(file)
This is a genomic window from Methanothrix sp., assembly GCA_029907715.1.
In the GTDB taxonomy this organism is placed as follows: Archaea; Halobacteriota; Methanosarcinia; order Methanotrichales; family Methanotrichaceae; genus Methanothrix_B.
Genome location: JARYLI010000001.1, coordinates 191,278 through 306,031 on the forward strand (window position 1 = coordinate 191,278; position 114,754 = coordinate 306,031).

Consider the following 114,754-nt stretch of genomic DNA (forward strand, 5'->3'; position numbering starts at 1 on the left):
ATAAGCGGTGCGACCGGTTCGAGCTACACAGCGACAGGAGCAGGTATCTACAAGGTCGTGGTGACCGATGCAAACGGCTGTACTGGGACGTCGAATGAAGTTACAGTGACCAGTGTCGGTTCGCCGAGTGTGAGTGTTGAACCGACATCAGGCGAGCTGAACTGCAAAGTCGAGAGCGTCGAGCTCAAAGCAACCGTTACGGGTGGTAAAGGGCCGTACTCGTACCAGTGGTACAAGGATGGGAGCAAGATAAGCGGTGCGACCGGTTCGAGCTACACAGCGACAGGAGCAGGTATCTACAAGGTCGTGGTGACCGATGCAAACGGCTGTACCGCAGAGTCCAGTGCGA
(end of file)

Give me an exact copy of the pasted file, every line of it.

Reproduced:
This is a genomic window from Methanothrix sp., assembly GCA_029907715.1.
In the GTDB taxonomy this organism is placed as follows: Archaea; Halobacteriota; Methanosarcinia; order Methanotrichales; family Methanotrichaceae; genus Methanothrix_B.
Genome location: JARYLI010000001.1, coordinates 191,278 through 306,031 on the forward strand (window position 1 = coordinate 191,278; position 114,754 = coordinate 306,031).

Consider the following 114,754-nt stretch of genomic DNA (forward strand, 5'->3'; position numbering starts at 1 on the left):
ATAAGCGGTGCGACCGGTTCGAGCTACACAGCGACAGGAGCAGGTATCTACAAGGTCGTGGTGACCGATGCAAACGGCTGTACTGGGACGTCGAATGAAGTTACAGTGACCAGTGTCGGTTCGCCGAGTGTGAGTGTTGAACCGACATCAGGCGAGCTGAACTGCAAAGTCGAGAGCGTCGAGCTCAAAGCAACCGTTACGGGTGGTAAAGGGCCGTACTCGTACCAGTGGTACAAGGATGGGAGCAAGATAAGCGGTGCGACCGGTTCGAGCTACACAGCGACAGGAGCAGGTATCTACAAGGTCGTGGTGACCGATGCAAACGGCTGTACCGCAGAGTCCAGTGCGA